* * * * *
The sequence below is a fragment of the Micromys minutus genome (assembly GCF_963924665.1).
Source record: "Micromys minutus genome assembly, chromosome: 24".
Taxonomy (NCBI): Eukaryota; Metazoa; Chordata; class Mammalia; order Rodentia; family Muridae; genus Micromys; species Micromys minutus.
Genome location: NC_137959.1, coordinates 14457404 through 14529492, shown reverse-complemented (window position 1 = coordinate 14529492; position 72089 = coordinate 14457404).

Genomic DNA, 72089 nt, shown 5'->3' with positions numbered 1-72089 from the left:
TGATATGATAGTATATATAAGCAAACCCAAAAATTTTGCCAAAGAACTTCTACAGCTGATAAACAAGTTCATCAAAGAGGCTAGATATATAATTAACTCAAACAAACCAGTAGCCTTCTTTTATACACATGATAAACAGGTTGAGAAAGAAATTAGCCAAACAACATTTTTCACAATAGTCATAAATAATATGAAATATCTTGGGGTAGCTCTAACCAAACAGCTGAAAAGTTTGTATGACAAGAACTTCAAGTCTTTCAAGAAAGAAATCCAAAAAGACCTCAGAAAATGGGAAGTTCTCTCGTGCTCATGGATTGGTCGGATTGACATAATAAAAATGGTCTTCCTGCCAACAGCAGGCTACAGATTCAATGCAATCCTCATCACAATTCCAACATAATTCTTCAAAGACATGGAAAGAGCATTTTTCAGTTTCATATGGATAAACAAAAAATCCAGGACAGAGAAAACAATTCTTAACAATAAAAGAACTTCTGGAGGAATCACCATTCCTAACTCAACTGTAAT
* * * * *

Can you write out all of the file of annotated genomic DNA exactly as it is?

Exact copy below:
The sequence below is a fragment of the Micromys minutus genome (assembly GCF_963924665.1).
Source record: "Micromys minutus genome assembly, chromosome: 24".
Taxonomy (NCBI): Eukaryota; Metazoa; Chordata; class Mammalia; order Rodentia; family Muridae; genus Micromys; species Micromys minutus.
Genome location: NC_137959.1, coordinates 14457404 through 14529492, shown reverse-complemented (window position 1 = coordinate 14529492; position 72089 = coordinate 14457404).

Genomic DNA, 72089 nt, shown 5'->3' with positions numbered 1-72089 from the left:
TGATATGATAGTATATATAAGCAAACCCAAAAATTTTGCCAAAGAACTTCTACAGCTGATAAACAAGTTCATCAAAGAGGCTAGATATATAATTAACTCAAACAAACCAGTAGCCTTCTTTTATACACATGATAAACAGGTTGAGAAAGAAATTAGCCAAACAACATTTTTCACAATAGTCATAAATAATATGAAATATCTTGGGGTAGCTCTAACCAAACAGCTGAAAAGTTTGTATGACAAGAACTTCAAGTCTTTCAAGAAAGAAATCCAAAAAGACCTCAGAAAATGGGAAGTTCTCTCGTGCTCATGGATTGGTCGGATTGACATAATAAAAATGGTCTTCCTGCCAACAGCAGGCTACAGATTCAATGCAATCCTCATCACAATTCCAACATAATTCTTCAAAGACATGGAAAGAGCATTTTTCAGTTTCATATGGATAAACAAAAAATCCAGGACAGAGAAAACAATTCTTAACAATAAAAGAACTTCTGGAGGAATCACCATTCCTAACTCAACTGTAAT